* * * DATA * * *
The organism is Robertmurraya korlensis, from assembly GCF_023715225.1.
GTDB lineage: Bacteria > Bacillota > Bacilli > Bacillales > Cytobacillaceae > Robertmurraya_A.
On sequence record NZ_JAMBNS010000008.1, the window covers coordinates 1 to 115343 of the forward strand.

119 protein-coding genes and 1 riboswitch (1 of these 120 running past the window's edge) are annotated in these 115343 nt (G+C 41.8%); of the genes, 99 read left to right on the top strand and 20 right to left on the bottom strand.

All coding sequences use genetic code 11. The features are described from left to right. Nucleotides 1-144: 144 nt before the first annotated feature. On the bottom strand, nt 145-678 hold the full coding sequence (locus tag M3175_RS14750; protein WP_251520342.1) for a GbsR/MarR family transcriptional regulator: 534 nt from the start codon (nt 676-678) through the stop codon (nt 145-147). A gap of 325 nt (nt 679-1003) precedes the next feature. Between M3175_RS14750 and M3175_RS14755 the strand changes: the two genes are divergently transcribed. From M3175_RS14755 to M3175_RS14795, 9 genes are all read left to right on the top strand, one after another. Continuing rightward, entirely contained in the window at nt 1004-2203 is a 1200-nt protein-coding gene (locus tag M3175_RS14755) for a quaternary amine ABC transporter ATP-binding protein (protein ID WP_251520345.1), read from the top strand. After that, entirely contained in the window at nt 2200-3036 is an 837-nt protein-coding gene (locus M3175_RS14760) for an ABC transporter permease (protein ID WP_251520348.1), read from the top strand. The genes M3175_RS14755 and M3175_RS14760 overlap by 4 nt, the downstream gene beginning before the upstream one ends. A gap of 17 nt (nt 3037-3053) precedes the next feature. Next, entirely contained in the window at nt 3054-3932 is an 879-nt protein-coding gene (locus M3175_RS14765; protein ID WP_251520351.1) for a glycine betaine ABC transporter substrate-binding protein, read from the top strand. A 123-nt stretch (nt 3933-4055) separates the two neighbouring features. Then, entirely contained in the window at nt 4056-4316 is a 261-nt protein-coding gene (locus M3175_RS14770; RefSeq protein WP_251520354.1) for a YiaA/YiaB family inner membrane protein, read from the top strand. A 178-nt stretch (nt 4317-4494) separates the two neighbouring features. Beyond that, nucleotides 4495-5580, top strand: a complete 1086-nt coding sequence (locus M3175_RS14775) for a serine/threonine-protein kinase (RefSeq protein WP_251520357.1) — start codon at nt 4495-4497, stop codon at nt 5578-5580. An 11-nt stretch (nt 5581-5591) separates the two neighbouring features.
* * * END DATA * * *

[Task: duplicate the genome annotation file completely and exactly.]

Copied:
The organism is Robertmurraya korlensis, from assembly GCF_023715225.1.
GTDB lineage: Bacteria > Bacillota > Bacilli > Bacillales > Cytobacillaceae > Robertmurraya_A.
On sequence record NZ_JAMBNS010000008.1, the window covers coordinates 1 to 115343 of the forward strand.

119 protein-coding genes and 1 riboswitch (1 of these 120 running past the window's edge) are annotated in these 115343 nt (G+C 41.8%); of the genes, 99 read left to right on the top strand and 20 right to left on the bottom strand.

All coding sequences use genetic code 11. The features are described from left to right. Nucleotides 1-144: 144 nt before the first annotated feature. On the bottom strand, nt 145-678 hold the full coding sequence (locus tag M3175_RS14750; protein WP_251520342.1) for a GbsR/MarR family transcriptional regulator: 534 nt from the start codon (nt 676-678) through the stop codon (nt 145-147). A gap of 325 nt (nt 679-1003) precedes the next feature. Between M3175_RS14750 and M3175_RS14755 the strand changes: the two genes are divergently transcribed. From M3175_RS14755 to M3175_RS14795, 9 genes are all read left to right on the top strand, one after another. Continuing rightward, entirely contained in the window at nt 1004-2203 is a 1200-nt protein-coding gene (locus tag M3175_RS14755) for a quaternary amine ABC transporter ATP-binding protein (protein ID WP_251520345.1), read from the top strand. After that, entirely contained in the window at nt 2200-3036 is an 837-nt protein-coding gene (locus M3175_RS14760) for an ABC transporter permease (protein ID WP_251520348.1), read from the top strand. The genes M3175_RS14755 and M3175_RS14760 overlap by 4 nt, the downstream gene beginning before the upstream one ends. A gap of 17 nt (nt 3037-3053) precedes the next feature. Next, entirely contained in the window at nt 3054-3932 is an 879-nt protein-coding gene (locus M3175_RS14765; protein ID WP_251520351.1) for a glycine betaine ABC transporter substrate-binding protein, read from the top strand. A 123-nt stretch (nt 3933-4055) separates the two neighbouring features. Then, entirely contained in the window at nt 4056-4316 is a 261-nt protein-coding gene (locus M3175_RS14770; RefSeq protein WP_251520354.1) for a YiaA/YiaB family inner membrane protein, read from the top strand. A 178-nt stretch (nt 4317-4494) separates the two neighbouring features. Beyond that, nucleotides 4495-5580, top strand: a complete 1086-nt coding sequence (locus M3175_RS14775) for a serine/threonine-protein kinase (RefSeq protein WP_251520357.1) — start codon at nt 4495-4497, stop codon at nt 5578-5580. An 11-nt stretch (nt 5581-5591) separates the two neighbouring features.